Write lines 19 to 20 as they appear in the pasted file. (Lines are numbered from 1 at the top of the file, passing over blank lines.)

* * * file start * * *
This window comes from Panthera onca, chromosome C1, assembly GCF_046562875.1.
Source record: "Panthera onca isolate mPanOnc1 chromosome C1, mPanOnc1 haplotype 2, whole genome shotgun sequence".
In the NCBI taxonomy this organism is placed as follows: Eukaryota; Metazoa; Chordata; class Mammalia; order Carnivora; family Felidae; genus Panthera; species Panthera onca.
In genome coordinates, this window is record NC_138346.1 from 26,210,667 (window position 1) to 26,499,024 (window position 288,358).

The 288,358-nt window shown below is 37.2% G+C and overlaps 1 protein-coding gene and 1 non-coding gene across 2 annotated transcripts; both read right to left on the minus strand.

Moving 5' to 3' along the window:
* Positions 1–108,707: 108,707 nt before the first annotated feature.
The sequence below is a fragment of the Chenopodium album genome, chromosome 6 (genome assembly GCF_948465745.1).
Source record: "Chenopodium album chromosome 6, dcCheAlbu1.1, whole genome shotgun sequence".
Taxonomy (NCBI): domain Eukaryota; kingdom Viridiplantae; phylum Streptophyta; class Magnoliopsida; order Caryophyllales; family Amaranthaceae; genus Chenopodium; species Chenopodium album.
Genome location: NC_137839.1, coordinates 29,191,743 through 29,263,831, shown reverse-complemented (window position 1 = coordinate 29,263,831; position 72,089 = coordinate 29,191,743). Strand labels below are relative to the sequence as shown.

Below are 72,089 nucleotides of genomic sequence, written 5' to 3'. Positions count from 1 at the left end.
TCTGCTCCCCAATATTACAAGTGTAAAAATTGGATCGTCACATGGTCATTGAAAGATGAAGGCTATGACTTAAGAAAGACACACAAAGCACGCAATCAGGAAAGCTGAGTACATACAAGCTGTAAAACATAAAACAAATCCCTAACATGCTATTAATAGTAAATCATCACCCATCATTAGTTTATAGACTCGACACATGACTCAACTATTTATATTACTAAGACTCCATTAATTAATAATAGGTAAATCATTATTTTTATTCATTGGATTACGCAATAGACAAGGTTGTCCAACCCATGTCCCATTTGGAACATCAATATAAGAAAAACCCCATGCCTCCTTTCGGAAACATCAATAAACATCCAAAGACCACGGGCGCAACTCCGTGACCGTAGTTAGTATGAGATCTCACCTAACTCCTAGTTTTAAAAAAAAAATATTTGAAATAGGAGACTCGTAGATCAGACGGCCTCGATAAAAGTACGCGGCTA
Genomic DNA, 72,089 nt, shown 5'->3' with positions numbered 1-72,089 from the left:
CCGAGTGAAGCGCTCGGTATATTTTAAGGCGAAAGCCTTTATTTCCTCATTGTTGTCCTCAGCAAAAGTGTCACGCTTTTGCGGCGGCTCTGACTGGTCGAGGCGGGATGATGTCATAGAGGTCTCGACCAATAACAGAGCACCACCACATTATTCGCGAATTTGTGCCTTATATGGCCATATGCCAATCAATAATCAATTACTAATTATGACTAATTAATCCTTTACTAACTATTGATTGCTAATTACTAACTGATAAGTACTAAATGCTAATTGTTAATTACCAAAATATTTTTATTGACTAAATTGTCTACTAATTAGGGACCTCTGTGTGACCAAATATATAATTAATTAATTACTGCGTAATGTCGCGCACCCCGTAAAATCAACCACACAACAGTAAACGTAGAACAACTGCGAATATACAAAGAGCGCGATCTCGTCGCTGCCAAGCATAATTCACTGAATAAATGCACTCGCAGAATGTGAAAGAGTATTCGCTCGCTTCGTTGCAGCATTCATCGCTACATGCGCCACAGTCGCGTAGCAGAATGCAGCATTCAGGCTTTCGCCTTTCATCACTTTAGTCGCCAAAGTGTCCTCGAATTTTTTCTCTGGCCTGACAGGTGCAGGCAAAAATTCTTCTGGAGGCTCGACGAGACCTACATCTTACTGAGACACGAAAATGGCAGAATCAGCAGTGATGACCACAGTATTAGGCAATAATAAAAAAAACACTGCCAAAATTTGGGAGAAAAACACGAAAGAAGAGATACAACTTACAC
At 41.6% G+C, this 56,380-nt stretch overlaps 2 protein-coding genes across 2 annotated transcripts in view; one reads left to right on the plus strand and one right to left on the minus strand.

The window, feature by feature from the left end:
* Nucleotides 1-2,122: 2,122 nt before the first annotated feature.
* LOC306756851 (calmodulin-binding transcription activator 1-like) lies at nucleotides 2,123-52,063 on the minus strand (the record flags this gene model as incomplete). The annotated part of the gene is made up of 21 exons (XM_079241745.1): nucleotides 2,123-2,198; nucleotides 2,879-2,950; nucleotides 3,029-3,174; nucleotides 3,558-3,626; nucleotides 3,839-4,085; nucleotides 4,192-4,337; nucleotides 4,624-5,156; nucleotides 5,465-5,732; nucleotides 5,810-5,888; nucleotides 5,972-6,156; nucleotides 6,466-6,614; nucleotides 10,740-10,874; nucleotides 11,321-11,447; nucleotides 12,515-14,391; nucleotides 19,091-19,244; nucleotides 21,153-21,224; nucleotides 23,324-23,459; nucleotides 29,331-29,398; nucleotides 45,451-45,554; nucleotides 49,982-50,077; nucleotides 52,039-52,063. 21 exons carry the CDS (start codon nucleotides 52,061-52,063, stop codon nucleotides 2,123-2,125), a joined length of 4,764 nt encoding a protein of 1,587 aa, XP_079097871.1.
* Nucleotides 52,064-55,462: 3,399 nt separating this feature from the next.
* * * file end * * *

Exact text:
* LOC306756851 (calmodulin-binding transcription activator 1-like) lies at nucleotides 2,123-52,063 on the minus strand (the record flags this gene model as incomplete). The annotated part of the gene is made up of 21 exons (XM_079241745.1): nucleotides 2,123-2,198; nucleotides 2,879-2,950; nucleotides 3,029-3,174; nucleotides 3,558-3,626; nucleotides 3,839-4,085; nucleotides 4,192-4,337; nucleotides 4,624-5,156; nucleotides 5,465-5,732; nucleotides 5,810-5,888; nucleotides 5,972-6,156; nucleotides 6,466-6,614; nucleotides 10,740-10,874; nucleotides 11,321-11,447; nucleotides 12,515-14,391; nucleotides 19,091-19,244; nucleotides 21,153-21,224; nucleotides 23,324-23,459; nucleotides 29,331-29,398; nucleotides 45,451-45,554; nucleotides 49,982-50,077; nucleotides 52,039-52,063. 21 exons carry the CDS (start codon nucleotides 52,061-52,063, stop codon nucleotides 2,123-2,125), a joined length of 4,764 nt encoding a protein of 1,587 aa, XP_079097871.1.
* Nucleotides 52,064-55,462: 3,399 nt separating this feature from the next.